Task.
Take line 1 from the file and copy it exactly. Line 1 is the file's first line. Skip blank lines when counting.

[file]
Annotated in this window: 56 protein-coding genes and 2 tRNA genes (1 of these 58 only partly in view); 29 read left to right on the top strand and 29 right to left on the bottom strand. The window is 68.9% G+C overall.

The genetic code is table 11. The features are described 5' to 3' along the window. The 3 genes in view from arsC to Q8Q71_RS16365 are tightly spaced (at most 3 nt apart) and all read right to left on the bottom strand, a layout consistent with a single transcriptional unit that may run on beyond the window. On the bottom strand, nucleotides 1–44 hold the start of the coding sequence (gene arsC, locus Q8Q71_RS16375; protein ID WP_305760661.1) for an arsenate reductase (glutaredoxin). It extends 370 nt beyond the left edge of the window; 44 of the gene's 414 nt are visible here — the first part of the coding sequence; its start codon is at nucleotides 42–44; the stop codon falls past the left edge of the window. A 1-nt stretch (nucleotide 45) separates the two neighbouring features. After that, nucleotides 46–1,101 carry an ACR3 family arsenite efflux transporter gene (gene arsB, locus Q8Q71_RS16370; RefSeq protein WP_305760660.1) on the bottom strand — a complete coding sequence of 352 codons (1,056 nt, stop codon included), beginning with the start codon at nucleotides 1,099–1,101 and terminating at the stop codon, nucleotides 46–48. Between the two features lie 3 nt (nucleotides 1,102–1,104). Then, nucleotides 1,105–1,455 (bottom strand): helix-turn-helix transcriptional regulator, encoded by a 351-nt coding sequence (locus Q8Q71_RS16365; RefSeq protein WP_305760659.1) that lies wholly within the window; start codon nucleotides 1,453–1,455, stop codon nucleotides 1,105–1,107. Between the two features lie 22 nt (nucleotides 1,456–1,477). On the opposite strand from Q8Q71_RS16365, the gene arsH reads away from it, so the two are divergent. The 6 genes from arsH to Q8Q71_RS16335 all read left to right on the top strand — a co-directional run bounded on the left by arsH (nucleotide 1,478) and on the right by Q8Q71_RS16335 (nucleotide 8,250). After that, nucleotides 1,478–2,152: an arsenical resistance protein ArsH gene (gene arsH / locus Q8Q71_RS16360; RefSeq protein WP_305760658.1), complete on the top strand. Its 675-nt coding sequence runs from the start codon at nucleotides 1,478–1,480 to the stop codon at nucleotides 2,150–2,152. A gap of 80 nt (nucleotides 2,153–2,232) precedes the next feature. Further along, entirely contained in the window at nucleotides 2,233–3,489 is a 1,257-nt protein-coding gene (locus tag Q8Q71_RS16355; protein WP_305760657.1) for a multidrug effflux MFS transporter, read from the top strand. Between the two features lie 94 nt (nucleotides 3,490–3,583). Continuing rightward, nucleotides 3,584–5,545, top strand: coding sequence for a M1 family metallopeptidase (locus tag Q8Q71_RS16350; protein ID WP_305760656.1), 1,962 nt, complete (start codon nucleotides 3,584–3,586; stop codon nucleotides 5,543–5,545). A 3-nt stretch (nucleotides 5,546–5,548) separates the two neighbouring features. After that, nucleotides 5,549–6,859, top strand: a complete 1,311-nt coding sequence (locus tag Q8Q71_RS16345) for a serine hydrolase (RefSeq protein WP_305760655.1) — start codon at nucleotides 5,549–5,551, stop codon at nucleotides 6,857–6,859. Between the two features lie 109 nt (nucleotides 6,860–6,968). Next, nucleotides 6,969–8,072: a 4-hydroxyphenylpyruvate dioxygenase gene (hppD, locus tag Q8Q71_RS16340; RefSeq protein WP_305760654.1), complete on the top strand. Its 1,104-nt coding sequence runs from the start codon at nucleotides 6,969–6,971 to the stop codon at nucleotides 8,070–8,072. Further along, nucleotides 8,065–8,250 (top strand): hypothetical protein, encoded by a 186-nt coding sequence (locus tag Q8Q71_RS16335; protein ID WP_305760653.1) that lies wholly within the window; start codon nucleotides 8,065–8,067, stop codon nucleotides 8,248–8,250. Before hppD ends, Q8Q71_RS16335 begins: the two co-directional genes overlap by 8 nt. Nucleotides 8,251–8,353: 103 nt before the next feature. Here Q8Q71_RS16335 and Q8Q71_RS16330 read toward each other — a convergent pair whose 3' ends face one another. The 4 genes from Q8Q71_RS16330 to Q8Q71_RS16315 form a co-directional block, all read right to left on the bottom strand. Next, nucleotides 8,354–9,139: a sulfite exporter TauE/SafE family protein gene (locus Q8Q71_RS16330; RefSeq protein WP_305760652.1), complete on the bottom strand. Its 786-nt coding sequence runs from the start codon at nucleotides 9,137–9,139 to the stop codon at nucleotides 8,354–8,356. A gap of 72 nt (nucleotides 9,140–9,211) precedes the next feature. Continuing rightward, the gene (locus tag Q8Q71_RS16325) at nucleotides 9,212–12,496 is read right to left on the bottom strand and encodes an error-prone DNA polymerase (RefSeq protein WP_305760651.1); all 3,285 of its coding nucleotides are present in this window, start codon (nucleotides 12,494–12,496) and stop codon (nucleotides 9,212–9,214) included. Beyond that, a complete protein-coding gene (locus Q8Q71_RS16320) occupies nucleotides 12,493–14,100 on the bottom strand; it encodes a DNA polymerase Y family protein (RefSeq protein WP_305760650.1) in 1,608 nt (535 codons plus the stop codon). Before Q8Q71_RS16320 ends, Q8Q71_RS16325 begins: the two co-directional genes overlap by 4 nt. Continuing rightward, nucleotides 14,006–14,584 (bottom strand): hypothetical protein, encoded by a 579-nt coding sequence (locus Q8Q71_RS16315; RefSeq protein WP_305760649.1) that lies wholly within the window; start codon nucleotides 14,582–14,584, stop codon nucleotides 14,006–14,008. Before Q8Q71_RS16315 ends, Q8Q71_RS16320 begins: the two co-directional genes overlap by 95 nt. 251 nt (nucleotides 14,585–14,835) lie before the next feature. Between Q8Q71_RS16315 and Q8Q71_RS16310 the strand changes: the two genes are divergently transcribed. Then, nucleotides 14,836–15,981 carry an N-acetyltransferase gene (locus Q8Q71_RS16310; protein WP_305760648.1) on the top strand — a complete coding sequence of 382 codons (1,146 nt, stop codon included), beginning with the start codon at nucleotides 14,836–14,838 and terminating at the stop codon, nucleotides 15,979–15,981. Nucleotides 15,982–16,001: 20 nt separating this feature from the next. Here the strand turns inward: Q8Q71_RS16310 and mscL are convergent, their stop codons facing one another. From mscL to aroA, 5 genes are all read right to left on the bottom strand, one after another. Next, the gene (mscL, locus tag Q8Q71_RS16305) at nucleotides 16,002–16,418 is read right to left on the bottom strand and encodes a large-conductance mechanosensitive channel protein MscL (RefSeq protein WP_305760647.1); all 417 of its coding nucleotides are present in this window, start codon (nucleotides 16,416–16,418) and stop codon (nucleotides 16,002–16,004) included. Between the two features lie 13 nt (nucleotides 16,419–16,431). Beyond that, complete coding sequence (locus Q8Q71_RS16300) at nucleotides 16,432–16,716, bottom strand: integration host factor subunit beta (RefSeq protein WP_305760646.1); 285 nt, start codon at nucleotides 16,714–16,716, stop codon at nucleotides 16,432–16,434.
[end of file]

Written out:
Annotated in this window: 56 protein-coding genes and 2 tRNA genes (1 of these 58 only partly in view); 29 read left to right on the top strand and 29 right to left on the bottom strand. The window is 68.9% G+C overall.